Islam’s Question

What did Mohammed say the angel told him in the 7th century A.D.?

One very popular stance in the world is that of Islam: “What does the Quran say happened?” The Quran is the holy, inspired, infallible word of God for Muslims, and although it agrees with the Bible in many instances, at other points there are huge contradictions. Regarding Jesus Christ, for example, it says that he was not God born in the flesh. Although it does say that he was the messiah, it is with a very different meaning than the Jewish and Christian meaning. For according to Mohammed Jesus was merely a great prophet—though not as great as Mohammed himself. Nor was he crucified and resurrected on the third day, according to the Quran.

That they said (in boast), “We killed Christ Jesus the son of Mary, the Messenger of Allah”; but they killed him not, nor crucified him, but so it was made to appear to them, and those who differ therein are full of doubts, with no (certain) knowledge, but only conjecture to follow, for of a surety they killed him not. (Koran, Surah 4:157, Yusuf Ali translation)Islam does venerate the Bible, but all authority for determining which parts of the Bible are true (which excludes crucial events in the Old Testament as well, such as the Passover) rests upon what the Prophet Mohammed said the angel Gabriel told him beginning in the year 610 A.D. His followers wrote down the revelations to produce the Muslim holy book.

One compelling aspect of this position is its simplicity and exactness. Unlike the variations in style in the gospel accounts, the Quran offers Mohammed’s testimony of an angel’s message. Nevertheless, it is one hundred percent hearsay, for Mohammed did not claim to witness any of the events about which he testified. You just have to take his word for it without any evidence–or his word for the angel Gabriel’s word. Even when Mohammed’s version of history dramatically edits the eyewitness accounts of dozens of others going back over 2000 years, Muslims still simply assume Mohammed is correct. So in answer to questions about why to believe that any of the Bible is true and why parts of it are false, and why to believe that certain events happened and others did not, the answer is, “Because that’s what Mohammed said the angel told him.”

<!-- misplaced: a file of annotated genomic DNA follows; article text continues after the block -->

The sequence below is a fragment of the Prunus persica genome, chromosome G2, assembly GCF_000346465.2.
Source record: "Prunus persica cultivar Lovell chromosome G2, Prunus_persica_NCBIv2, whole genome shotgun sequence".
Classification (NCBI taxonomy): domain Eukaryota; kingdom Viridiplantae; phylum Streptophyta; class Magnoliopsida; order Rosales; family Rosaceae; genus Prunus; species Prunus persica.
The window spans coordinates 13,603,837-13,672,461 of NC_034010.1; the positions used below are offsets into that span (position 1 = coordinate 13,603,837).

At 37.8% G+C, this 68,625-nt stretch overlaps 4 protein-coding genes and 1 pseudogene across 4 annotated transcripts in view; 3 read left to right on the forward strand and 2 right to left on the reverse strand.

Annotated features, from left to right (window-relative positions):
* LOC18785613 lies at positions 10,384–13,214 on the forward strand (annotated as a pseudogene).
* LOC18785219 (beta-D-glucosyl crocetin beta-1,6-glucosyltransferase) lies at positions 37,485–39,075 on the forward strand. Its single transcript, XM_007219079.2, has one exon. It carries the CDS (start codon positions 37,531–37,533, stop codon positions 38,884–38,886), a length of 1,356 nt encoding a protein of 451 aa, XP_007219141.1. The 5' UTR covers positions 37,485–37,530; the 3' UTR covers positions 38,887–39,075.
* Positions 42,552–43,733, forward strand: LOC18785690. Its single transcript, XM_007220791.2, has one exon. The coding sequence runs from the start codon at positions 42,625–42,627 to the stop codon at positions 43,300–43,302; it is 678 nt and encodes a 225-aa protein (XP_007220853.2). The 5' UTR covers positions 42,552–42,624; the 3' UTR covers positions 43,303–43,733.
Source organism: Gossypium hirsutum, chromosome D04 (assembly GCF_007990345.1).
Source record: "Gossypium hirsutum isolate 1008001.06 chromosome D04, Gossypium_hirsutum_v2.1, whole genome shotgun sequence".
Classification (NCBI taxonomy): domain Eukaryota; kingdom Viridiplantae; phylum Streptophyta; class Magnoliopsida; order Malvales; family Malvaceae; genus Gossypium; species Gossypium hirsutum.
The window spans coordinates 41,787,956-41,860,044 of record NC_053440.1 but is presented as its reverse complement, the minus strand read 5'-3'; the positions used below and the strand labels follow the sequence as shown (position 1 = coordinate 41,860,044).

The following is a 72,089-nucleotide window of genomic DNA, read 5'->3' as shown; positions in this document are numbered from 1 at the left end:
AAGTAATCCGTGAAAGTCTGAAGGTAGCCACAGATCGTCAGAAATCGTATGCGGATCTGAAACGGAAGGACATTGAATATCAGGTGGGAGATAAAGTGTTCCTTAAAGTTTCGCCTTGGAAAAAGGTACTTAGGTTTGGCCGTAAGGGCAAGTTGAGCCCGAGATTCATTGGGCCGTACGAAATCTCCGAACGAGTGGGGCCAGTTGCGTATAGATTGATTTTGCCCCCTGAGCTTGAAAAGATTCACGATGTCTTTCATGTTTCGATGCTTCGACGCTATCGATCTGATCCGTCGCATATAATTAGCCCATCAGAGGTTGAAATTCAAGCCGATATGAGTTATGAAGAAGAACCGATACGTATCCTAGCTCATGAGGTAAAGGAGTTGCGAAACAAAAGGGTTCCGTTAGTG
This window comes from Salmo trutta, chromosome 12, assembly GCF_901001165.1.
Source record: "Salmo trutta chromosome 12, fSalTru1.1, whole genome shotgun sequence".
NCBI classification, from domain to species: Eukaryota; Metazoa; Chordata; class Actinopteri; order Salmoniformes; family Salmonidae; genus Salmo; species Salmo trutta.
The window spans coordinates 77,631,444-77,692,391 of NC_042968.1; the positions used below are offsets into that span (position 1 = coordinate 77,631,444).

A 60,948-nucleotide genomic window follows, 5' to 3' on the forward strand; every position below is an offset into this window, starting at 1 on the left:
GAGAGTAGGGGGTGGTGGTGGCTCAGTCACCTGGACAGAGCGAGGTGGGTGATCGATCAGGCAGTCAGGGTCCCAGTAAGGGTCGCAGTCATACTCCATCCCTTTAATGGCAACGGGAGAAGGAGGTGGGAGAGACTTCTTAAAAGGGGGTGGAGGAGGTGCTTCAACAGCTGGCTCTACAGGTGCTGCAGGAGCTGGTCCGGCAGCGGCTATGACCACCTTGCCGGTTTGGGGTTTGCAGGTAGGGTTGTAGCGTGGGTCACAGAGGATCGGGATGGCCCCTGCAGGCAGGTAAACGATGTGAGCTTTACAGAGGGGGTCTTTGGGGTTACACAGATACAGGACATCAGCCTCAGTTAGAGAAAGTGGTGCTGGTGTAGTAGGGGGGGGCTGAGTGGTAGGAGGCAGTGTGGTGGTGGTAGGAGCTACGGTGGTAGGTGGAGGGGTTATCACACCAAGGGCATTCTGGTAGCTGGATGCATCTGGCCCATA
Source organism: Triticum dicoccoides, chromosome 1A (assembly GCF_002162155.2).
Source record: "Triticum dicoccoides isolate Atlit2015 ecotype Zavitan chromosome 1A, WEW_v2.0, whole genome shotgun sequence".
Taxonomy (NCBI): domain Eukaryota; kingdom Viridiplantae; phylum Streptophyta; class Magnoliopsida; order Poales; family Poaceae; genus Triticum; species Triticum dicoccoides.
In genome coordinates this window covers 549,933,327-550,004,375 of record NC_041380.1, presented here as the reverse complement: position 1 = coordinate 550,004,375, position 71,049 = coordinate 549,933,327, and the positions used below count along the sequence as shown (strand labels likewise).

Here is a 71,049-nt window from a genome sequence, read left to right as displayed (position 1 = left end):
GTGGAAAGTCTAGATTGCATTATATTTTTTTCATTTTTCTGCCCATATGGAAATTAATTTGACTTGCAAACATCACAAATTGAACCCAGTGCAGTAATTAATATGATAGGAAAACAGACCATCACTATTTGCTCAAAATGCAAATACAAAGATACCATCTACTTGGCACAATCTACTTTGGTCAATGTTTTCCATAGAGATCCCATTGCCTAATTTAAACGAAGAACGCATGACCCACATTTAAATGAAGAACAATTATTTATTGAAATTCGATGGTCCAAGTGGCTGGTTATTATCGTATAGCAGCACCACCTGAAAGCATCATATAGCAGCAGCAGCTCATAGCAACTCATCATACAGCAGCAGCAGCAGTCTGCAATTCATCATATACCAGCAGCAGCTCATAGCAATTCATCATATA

Muslims make an annual pilgrimage to the Mecca, Saudi Arabia and visit the Ka'aba, the cube-shaped building that is also the direction of prayer for Muslims.

Muslims make an annual pilgrimage to the Mecca, Saudi Arabia and visit the Ka’aba, the cube-shaped building that is also the direction of prayer for Muslims.

But of course Muslims believe that the Quran itself bears witness to its divine nature. That is to say that God’s Word testifies to itself, and when one reads it the truth is obvious. Many religions, including Christianity, make such claims about their Scriptures, and although the argument is circular it is not “viciously” circular. To the contrary, it would be irrational to say that when God speaks his words must be judged and measured against some other authority.

That is reasonable, but it does not necessitate the absence of evidence. God could tell us that something happened, and, separately, he could also give us evidence for it. That would be similar to, for example, a history teacher telling his students that the Holocaust happened, and, separately, offering his students many testimonies about the Holocaust from soldiers and victims who experienced and witnessed it.

The main point here is that the Quran offers no evidence for its version of the life of Christ. A follower believes its version of history is true because by faith he knows it to be true. It may be hard to find a better textbook example of blind faith…which many find to be a more admirable or superior form religious faith. Perhaps that is why many Muslims take such great offense when anyone even tries to make an image of Mohammad or treats his name with anything less than respect. (Consider the stark contrast with how the world uses the name of Christ.) For all of history and all of the future depend entirely on what he claimed an angel told him in a cave in the 7th century A.D.

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